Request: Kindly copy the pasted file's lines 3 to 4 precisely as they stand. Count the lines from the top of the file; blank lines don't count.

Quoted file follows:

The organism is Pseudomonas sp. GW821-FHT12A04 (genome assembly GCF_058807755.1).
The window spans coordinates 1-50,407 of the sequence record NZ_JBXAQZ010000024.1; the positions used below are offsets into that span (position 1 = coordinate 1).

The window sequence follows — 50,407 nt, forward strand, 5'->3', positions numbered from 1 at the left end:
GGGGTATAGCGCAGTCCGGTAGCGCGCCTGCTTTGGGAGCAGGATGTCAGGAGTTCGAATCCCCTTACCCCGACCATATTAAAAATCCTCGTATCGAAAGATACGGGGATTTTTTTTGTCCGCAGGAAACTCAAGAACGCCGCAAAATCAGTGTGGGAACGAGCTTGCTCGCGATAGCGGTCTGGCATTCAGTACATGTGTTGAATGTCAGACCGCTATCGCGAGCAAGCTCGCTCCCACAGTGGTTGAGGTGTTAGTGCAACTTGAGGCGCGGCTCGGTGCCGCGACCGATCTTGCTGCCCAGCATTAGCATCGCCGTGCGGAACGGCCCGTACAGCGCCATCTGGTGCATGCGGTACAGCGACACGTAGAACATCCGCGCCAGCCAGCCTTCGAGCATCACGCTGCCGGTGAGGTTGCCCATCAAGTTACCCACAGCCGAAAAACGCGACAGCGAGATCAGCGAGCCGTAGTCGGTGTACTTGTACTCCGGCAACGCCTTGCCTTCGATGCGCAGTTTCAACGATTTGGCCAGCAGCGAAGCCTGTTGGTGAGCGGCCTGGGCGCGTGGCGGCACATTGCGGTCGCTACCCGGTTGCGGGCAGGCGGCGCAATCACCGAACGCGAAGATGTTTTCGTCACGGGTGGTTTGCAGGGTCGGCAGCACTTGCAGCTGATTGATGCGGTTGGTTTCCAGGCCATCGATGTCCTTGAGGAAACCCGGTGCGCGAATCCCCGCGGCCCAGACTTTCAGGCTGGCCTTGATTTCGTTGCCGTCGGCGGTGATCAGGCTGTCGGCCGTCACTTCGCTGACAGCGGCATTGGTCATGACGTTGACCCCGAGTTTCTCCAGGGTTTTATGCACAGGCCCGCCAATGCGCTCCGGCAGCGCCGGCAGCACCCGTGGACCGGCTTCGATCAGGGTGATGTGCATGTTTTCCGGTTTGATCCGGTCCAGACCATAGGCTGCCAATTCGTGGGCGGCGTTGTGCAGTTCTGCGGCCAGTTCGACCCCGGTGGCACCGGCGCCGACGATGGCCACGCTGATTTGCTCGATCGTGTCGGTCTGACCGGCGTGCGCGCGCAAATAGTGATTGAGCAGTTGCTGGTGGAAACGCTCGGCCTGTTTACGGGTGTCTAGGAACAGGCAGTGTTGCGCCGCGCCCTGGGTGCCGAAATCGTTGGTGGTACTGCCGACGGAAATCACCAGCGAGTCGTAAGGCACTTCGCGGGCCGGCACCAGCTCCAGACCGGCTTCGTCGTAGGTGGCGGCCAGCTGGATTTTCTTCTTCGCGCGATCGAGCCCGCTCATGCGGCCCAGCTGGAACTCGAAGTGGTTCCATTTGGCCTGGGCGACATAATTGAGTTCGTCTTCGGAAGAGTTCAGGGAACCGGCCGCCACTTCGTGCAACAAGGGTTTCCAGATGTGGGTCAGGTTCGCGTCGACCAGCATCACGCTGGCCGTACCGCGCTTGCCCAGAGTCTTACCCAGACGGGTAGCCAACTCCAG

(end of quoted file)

The window sequence follows — 50,407 nt, forward strand, 5'->3', positions numbered from 1 at the left end:
GGGGTATAGCGCAGTCCGGTAGCGCGCCTGCTTTGGGAGCAGGATGTCAGGAGTTCGAATCCCCTTACCCCGACCATATTAAAAATCCTCGTATCGAAAGATACGGGGATTTTTTTTGTCCGCAGGAAACTCAAGAACGCCGCAAAATCAGTGTGGGAACGAGCTTGCTCGCGATAGCGGTCTGGCATTCAGTACATGTGTTGAATGTCAGACCGCTATCGCGAGCAAGCTCGCTCCCACAGTGGTTGAGGTGTTAGTGCAACTTGAGGCGCGGCTCGGTGCCGCGACCGATCTTGCTGCCCAGCATTAGCATCGCCGTGCGGAACGGCCCGTACAGCGCCATCTGGTGCATGCGGTACAGCGACACGTAGAACATCCGCGCCAGCCAGCCTTCGAGCATCACGCTGCCGGTGAGGTTGCCCATCAAGTTACCCACAGCCGAAAAACGCGACAGCGAGATCAGCGAGCCGTAGTCGGTGTACTTGTACTCCGGCAACGCCTTGCCTTCGATGCGCAGTTTCAACGATTTGGCCAGCAGCGAAGCCTGTTGGTGAGCGGCCTGGGCGCGTGGCGGCACATTGCGGTCGCTACCCGGTTGCGGGCAGGCGGCGCAATCACCGAACGCGAAGATGTTTTCGTCACGGGTGGTTTGCAGGGTCGGCAGCACTTGCAGCTGATTGATGCGGTTGGTTTCCAGGCCATCGATGTCCTTGAGGAAACCCGGTGCGCGAATCCCCGCGGCCCAGACTTTCAGGCTGGCCTTGATTTCGTTGCCGTCGGCGGTGATCAGGCTGTCGGCCGTCACTTCGCTGACAGCGGCATTGGTCATGACGTTGACCCCGAGTTTCTCCAGGGTTTTATGCACAGGCCCGCCAATGCGCTCCGGCAGCGCCGGCAGCACCCGTGGACCGGCTTCGATCAGGGTGATGTGCATGTTTTCCGGTTTGATCCGGTCCAGACCATAGGCTGCCAATTCGTGGGCGGCGTTGTGCAGTTCTGCGGCCAGTTCGACCCCGGTGGCACCGGCGCCGACGATGGCCACGCTGATTTGCTCGATCGTGTCGGTCTGACCGGCGTGCGCGCGCAAATAGTGATTGAGCAGTTGCTGGTGGAAACGCTCGGCCTGTTTACGGGTGTCTAGGAACAGGCAGTGTTGCGCCGCGCCCTGGGTGCCGAAATCGTTGGTGGTACTGCCGACGGAAATCACCAGCGAGTCGTAAGGCACTTCGCGGGCCGGCACCAGCTCCAGACCGGCTTCGTCGTAGGTGGCGGCCAGCTGGATTTTCTTCTTCGCGCGATCGAGCCCGCTCATGCGGCCCAGCTGGAACTCGAAGTGGTTCCATTTGGCCTGGGCGACATAATTGAGTTCGTCTTCGGAAGAGTTCAGGGAACCGGCCGCCACTTCGTGCAACAAGGGTTTCCAGATGTGGGTCAGGTTCGCGTCGACCAGCATCACGCTGGCCGTACCGCGCTTGCCCAGAGTCTTACCCAGACGGGTAGCCAACTCCAG